Wednesday, January 26, 2005

The Bush Doctrine of False Imminence Domain

Pushing for privatization,* Lowry compares Social Security reform to Bush's war in Iraq. Not an especially positive analogy, but maybe the most accurate.

Not a Crisis, a Better Deal
By Rich Lowry

Democrats go too far when they say, in effect, that "Bush lied about Iraq, and he is lying about Social Security." But the administration has been vulnerable to the charge of "false imminence" in both debates.

I like that: the Bush Doctrine of false imminence domain.

President Bush carefully avoided saying Iraq was an "imminent threat," but it was strongly implied, including in the word "pre-emption," which was constantly applied to the war.

But Bush learned--be careful what you imply: "Sometimes, words have consequences you don't intend them to mean." Well, I think he learned.

Countries pre-empt imminent attacks.... A war of prevention is waged to keep -- prevent -- a country from becoming an imminent threat, exactly the case in Iraq.

So, if I understand correctly, Bush failed to "pre-empt" 9-11, but he successfully "prevented" Iraq from...from what?

By the same token, a Social Security fix now would be undertaken to keep a problem…from becoming a full-blown crisis. It would be prevention, not pre-emption. This might seem a niggling distinction, but it matters.

Why does this niggling distinction matter? It matters because otherwise it screws up the marketing of Social Security privatization.

Already Bush's critics have been able to score easy points off his statement that on Social Security "the crisis is now."

And if there's anything politicians hate, it's easy points being scored against them.

There are two other problems with the imminent-crisis rhetoric. First, it emphasizes the pain -- the reductions in benefits or tax increases -- that will have to be part of the plan. Both are unpopular.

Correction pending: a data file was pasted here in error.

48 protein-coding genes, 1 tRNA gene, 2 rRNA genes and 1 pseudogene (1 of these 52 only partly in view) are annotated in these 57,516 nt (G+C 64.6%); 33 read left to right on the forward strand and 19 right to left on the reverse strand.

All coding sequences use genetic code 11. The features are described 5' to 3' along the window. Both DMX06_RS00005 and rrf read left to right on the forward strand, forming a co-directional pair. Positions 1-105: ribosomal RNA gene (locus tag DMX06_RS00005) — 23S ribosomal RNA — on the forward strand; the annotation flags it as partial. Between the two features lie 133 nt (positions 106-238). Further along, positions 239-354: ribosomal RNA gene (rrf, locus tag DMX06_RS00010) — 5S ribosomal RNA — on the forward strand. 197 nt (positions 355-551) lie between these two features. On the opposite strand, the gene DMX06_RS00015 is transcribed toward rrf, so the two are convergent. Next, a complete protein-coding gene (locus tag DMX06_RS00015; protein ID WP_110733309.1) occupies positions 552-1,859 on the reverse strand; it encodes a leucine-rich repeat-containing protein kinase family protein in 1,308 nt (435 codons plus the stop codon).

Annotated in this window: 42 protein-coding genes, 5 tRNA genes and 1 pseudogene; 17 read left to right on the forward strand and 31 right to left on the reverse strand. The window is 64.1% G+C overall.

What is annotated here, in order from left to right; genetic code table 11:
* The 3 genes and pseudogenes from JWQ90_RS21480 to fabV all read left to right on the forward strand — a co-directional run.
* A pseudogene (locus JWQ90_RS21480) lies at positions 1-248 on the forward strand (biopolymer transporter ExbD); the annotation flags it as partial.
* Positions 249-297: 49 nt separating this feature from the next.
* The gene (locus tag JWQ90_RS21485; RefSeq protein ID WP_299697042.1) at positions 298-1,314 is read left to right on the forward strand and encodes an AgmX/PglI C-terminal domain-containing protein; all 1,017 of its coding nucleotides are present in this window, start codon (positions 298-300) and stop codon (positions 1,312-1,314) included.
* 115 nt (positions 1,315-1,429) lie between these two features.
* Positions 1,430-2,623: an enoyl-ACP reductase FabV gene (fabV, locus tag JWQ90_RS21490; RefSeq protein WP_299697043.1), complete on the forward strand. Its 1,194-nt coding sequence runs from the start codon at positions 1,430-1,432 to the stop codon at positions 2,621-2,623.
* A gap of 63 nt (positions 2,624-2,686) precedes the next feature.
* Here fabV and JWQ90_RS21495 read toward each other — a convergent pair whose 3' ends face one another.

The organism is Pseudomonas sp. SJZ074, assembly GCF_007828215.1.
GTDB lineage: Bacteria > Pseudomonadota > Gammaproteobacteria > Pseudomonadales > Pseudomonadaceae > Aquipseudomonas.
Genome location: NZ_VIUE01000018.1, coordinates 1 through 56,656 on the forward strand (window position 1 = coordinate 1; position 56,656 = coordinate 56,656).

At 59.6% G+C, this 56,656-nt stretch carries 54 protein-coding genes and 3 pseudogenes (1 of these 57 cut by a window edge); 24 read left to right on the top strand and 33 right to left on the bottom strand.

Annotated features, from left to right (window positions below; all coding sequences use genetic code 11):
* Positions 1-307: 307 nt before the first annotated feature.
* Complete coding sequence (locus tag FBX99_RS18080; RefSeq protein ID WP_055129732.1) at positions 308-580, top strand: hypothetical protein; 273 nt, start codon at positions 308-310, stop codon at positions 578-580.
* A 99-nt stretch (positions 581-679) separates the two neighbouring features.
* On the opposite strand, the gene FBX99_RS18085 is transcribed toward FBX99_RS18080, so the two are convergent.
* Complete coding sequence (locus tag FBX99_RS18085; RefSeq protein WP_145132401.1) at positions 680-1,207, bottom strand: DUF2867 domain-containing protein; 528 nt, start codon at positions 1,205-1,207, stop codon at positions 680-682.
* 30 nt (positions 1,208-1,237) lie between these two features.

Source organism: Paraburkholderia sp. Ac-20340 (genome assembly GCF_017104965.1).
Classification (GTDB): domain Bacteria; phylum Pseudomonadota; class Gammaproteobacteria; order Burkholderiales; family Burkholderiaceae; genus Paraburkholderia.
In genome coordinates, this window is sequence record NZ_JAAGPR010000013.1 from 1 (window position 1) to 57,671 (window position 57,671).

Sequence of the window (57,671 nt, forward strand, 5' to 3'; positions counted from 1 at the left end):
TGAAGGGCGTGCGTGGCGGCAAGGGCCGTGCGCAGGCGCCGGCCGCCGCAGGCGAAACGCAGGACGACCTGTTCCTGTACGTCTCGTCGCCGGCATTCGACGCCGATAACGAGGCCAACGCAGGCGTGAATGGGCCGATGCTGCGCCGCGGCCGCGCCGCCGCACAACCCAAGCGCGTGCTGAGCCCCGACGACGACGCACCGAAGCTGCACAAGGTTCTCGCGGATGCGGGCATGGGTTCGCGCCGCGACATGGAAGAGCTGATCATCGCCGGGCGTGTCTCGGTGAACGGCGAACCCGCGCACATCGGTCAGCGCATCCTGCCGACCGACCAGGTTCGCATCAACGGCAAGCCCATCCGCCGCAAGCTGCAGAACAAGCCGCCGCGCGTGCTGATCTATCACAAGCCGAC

The trick here is the trick: There still will be economic pain, it just won't be discussed.

Second, it forces Bush into an area in which he has no mandate. In both his election victories, Bush talked about making private accounts part of Social Security, not fixing its solvency for all time with benefit reductions.

Well, Bush doesn't have a mandate for nation-building and worldwide eradication of tyranny, but this niggling distinction doesn't seem to have slowed him down any.

Bush must keep his priorities straight.... By focusing on the private accounts, Bush will stay on the strongest possible rhetorical ground.... Who cares if Congress in, say, 2020 has to come back to adjust the program's financing again?

Remember, above all else, the rhetoric of Social Security reform is more important than the actual math.

*Note: Lowry's terminology is outdated (maybe he didn't get the memo). The Bush Administration has undertaken a subtle rebranding of its product. Private accounts are now being called "personal accounts." Thus, we have the "personalization" of Social Security, rather like getting monogrammed bath towels.

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